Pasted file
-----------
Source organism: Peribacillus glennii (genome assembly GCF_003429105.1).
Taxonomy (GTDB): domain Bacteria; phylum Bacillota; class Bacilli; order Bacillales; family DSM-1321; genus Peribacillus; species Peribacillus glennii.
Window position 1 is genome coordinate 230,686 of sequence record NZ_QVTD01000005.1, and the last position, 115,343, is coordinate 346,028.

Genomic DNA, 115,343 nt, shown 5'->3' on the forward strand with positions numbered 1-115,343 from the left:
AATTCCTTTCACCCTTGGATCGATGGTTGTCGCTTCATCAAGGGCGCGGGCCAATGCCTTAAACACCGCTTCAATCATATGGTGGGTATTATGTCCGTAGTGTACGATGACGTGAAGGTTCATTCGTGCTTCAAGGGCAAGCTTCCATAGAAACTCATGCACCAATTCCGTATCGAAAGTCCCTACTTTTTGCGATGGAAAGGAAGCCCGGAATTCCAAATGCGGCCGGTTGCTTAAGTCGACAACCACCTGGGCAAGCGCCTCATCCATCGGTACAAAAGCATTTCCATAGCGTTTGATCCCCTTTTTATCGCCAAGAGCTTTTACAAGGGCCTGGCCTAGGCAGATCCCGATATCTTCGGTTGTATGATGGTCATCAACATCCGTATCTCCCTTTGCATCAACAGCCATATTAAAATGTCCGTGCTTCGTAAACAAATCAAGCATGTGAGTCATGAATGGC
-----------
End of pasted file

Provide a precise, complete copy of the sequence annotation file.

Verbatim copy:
Source organism: Peribacillus glennii (genome assembly GCF_003429105.1).
Taxonomy (GTDB): domain Bacteria; phylum Bacillota; class Bacilli; order Bacillales; family DSM-1321; genus Peribacillus; species Peribacillus glennii.
Window position 1 is genome coordinate 230,686 of sequence record NZ_QVTD01000005.1, and the last position, 115,343, is coordinate 346,028.

Genomic DNA, 115,343 nt, shown 5'->3' on the forward strand with positions numbered 1-115,343 from the left:
AATTCCTTTCACCCTTGGATCGATGGTTGTCGCTTCATCAAGGGCGCGGGCCAATGCCTTAAACACCGCTTCAATCATATGGTGGGTATTATGTCCGTAGTGTACGATGACGTGAAGGTTCATTCGTGCTTCAAGGGCAAGCTTCCATAGAAACTCATGCACCAATTCCGTATCGAAAGTCCCTACTTTTTGCGATGGAAAGGAAGCCCGGAATTCCAAATGCGGCCGGTTGCTTAAGTCGACAACCACCTGGGCAAGCGCCTCATCCATCGGTACAAAAGCATTTCCATAGCGTTTGATCCCCTTTTTATCGCCAAGAGCTTTTACAAGGGCCTGGCCTAGGCAGATCCCGATATCTTCGGTTGTATGATGGTCATCAACATCCGTATCTCCCTTTGCATCAACAGCCATATTAAAATGTCCGTGCTTCGTAAACAAATCAAGCATGTGAGTCATGAATGGC